The research did not stop in 2003, and new studies have cropped up here and there, e.g., this, this and this.
Still, most of those studies involved analysis of more-or-less normally functioning people, free to roam around, work, have families, run for office, or preach in church. Today, however, Archy discovered a brand new study of real psychiatric patients (OK, outpatients, but still):
Are George W. Bush lovers certifiable?:

A collective “I told you so” will ripple through the world of Bush-bashers once news of Christopher Lohse’s study gets out.
Lohse, a social work master’s student at Southern Connecticut State University, says he has proven what many progressives have probably suspected for years: a direct link between mental illness and support for President Bush.
Lohse says his study is no joke. The thesis draws on a survey of 69 psychiatric outpatients in three Connecticut locations during the 2004 presidential election. Lohse’s study, backed by SCSU Psychology professor Jaak Rakfeldt and statistician Misty Ginacola, found a correlation between the severity of a person’s psychosis and their preferences for president: The more psychotic the voter, the more likely they were to vote for Bush.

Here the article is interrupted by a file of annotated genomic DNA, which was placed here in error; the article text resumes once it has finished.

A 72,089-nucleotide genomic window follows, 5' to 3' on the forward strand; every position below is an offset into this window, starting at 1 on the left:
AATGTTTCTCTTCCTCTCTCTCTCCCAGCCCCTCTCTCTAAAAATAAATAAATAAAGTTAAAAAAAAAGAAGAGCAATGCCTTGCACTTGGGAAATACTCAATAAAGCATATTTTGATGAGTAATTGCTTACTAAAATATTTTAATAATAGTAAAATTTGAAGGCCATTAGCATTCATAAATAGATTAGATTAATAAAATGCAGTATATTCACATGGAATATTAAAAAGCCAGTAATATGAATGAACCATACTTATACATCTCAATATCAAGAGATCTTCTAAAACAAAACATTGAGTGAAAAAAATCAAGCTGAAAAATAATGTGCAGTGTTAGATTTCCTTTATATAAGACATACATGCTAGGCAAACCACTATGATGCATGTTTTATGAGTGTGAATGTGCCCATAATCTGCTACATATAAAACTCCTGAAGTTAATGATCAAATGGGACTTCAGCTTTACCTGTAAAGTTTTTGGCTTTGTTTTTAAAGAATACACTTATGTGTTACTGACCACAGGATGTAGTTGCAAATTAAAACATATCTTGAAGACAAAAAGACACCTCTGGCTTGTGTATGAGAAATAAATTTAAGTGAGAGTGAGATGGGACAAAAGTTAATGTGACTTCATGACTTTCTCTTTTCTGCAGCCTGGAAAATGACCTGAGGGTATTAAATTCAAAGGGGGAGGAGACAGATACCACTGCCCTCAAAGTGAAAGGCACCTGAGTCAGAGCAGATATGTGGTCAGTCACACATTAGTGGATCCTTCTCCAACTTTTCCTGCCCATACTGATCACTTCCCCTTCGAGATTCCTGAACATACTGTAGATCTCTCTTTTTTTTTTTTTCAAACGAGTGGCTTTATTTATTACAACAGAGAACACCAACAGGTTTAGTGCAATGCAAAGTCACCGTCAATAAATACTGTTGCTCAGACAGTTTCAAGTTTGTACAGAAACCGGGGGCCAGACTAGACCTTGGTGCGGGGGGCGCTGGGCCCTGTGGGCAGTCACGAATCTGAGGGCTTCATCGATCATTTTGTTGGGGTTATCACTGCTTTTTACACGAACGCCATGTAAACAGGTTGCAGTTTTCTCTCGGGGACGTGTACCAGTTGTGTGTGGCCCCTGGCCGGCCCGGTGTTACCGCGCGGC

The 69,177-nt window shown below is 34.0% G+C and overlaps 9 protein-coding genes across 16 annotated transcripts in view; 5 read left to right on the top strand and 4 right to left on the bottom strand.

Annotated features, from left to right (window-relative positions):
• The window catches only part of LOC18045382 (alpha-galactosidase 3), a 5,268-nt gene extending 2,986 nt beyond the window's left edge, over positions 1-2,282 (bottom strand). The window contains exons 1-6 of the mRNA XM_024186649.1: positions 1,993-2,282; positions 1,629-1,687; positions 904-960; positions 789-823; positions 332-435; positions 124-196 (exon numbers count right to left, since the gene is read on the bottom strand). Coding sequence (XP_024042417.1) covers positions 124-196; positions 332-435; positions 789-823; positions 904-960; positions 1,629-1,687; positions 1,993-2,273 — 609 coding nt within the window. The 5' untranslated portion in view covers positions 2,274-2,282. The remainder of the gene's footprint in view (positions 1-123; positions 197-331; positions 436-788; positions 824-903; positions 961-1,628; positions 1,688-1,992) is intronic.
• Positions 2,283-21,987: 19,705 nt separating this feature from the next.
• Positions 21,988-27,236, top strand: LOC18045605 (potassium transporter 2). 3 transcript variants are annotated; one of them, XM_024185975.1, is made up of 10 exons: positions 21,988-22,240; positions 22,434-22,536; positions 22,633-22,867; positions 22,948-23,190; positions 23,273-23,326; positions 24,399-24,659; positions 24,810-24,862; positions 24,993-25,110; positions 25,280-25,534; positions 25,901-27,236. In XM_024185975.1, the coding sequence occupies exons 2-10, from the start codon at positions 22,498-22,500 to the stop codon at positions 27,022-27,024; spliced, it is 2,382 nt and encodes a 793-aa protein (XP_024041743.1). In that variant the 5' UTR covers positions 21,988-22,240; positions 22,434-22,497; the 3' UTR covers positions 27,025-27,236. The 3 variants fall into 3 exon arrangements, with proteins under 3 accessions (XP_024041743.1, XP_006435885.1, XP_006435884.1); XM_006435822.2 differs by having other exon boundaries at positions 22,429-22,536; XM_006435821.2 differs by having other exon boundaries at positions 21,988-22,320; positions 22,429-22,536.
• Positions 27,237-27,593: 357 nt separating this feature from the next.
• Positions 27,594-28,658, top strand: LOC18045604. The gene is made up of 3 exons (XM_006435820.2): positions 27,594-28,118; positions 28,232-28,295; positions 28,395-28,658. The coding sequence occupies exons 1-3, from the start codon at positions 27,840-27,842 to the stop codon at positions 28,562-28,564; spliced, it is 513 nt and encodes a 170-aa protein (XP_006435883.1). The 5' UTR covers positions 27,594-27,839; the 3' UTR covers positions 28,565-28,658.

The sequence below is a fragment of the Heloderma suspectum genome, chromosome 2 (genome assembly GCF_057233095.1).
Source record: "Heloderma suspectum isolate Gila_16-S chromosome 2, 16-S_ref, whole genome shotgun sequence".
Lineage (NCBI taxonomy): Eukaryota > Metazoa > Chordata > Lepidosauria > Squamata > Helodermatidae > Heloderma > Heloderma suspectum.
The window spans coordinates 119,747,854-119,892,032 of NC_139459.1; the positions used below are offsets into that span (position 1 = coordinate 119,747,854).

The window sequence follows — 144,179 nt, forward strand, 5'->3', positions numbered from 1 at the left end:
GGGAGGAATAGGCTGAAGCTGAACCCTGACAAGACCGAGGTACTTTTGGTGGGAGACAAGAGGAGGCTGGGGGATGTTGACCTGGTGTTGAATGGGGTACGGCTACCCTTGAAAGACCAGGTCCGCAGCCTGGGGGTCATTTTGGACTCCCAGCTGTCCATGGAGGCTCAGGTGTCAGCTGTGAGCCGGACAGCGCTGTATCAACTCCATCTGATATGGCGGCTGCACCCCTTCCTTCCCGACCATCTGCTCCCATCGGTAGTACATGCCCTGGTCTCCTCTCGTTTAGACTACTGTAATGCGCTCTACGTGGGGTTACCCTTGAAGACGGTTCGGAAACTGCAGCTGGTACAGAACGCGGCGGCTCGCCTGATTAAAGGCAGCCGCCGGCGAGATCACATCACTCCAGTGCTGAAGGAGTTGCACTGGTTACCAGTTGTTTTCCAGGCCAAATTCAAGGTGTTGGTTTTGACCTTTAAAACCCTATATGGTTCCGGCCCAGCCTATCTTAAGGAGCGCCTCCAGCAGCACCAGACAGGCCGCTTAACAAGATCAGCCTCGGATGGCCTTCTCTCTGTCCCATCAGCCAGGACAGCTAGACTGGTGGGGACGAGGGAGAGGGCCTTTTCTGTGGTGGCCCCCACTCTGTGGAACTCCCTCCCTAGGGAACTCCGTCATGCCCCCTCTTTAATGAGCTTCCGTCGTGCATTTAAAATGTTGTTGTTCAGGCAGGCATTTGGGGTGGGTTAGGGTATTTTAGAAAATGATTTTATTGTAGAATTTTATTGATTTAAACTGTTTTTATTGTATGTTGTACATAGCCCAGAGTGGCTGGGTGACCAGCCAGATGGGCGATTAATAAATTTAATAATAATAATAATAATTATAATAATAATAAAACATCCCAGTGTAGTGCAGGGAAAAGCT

But before you go thinking all your conservative friends are psychotic, listen to Lohse’s explanation.
“Our study shows that psychotic patients prefer an authoritative leader,” Lohse says. “If your world is very mixed up, there’s something very comforting about someone telling you, ‘This is how it’s going to be.'”

And before you start weaving conspiracy theories about ‘liberal academia’, the findings emerged from data-mining and were not the reason the study was performed in the first place. Furthermore, the author is no flaming liberal:

For his part, Lohse is a self-described “Reagan revolution fanatic” but said that W. is just “beyond the pale.”